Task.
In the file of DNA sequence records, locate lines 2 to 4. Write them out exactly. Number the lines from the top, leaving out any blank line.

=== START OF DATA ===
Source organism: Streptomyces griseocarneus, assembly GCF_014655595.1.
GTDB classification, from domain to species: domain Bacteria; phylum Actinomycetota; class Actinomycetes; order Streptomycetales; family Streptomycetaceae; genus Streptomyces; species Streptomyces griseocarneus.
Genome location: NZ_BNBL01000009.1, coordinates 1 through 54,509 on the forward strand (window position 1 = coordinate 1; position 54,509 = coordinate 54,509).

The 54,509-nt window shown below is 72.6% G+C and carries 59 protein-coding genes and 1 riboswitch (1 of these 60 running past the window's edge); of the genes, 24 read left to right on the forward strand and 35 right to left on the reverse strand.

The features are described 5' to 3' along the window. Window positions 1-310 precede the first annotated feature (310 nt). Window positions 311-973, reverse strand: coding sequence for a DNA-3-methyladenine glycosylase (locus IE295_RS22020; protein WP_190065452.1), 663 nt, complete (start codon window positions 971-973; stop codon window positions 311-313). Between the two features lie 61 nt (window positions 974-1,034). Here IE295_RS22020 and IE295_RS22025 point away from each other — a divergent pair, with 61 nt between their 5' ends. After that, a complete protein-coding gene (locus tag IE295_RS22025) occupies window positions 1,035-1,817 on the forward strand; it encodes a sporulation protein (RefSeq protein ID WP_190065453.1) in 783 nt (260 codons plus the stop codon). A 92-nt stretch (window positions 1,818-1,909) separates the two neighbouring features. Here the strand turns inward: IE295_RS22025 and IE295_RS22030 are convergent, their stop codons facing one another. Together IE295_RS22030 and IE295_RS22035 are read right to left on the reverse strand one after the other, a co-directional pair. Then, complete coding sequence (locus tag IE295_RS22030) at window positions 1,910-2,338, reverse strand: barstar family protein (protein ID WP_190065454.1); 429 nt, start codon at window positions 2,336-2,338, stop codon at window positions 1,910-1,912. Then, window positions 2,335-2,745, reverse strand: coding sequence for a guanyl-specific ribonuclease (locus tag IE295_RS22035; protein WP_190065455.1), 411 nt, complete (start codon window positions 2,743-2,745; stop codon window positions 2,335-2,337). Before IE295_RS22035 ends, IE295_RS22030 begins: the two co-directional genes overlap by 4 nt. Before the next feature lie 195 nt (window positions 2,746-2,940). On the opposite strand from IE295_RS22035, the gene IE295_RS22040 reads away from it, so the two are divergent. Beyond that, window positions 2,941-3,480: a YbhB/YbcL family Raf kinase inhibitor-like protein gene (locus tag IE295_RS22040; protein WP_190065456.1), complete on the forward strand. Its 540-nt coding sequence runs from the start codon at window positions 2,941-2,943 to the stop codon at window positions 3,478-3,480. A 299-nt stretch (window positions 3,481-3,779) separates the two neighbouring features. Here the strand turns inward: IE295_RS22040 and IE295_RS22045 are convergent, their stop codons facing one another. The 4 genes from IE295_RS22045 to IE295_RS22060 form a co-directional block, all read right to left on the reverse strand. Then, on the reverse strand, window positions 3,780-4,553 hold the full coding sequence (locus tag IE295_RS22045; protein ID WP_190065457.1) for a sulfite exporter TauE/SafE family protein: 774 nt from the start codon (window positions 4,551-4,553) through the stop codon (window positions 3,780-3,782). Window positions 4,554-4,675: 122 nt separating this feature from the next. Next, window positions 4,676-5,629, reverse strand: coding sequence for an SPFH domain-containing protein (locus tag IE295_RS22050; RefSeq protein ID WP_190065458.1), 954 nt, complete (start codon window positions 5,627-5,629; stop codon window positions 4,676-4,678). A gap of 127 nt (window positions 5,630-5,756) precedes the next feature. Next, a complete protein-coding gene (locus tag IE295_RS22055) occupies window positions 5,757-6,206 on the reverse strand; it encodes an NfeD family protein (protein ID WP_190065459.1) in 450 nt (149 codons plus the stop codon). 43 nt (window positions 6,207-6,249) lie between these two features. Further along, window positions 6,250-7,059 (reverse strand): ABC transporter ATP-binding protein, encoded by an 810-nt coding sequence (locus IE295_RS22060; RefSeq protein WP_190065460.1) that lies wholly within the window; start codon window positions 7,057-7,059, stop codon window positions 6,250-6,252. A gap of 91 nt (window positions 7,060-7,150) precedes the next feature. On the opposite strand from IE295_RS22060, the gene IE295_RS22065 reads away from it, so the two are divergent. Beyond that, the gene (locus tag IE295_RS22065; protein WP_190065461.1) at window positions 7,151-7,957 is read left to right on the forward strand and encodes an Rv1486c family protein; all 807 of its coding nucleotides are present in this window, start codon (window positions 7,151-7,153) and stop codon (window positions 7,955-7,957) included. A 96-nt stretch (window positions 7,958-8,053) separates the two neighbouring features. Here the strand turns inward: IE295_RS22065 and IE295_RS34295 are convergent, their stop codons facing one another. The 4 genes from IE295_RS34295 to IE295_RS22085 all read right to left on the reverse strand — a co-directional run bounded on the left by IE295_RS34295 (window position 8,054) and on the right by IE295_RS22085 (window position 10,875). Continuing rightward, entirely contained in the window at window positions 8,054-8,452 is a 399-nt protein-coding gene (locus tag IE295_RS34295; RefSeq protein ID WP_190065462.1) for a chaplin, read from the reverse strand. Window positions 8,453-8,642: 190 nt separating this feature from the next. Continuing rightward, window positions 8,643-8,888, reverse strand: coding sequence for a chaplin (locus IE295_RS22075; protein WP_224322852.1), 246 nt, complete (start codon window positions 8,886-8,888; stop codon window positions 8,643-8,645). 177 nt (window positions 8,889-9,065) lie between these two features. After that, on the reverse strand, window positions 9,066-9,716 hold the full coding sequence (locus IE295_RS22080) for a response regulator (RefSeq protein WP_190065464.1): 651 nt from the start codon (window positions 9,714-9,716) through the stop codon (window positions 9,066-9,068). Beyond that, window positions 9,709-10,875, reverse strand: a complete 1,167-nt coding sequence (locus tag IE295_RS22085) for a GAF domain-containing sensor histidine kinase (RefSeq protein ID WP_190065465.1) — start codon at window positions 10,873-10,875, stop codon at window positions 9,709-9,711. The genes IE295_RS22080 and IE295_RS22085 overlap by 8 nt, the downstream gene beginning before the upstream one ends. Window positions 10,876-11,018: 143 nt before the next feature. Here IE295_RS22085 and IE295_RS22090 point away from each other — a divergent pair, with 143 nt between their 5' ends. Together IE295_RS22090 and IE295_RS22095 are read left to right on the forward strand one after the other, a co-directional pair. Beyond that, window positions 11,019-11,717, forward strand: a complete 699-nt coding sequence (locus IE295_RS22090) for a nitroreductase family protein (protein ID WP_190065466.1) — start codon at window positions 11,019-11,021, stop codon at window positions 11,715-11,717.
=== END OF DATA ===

GTDB classification, from domain to species: domain Bacteria; phylum Actinomycetota; class Actinomycetes; order Streptomycetales; family Streptomycetaceae; genus Streptomyces; species Streptomyces griseocarneus.
Genome location: NZ_BNBL01000009.1, coordinates 1 through 54,509 on the forward strand (window position 1 = coordinate 1; position 54,509 = coordinate 54,509).

The 54,509-nt window shown below is 72.6% G+C and carries 59 protein-coding genes and 1 riboswitch (1 of these 60 running past the window's edge); of the genes, 24 read left to right on the forward strand and 35 right to left on the reverse strand.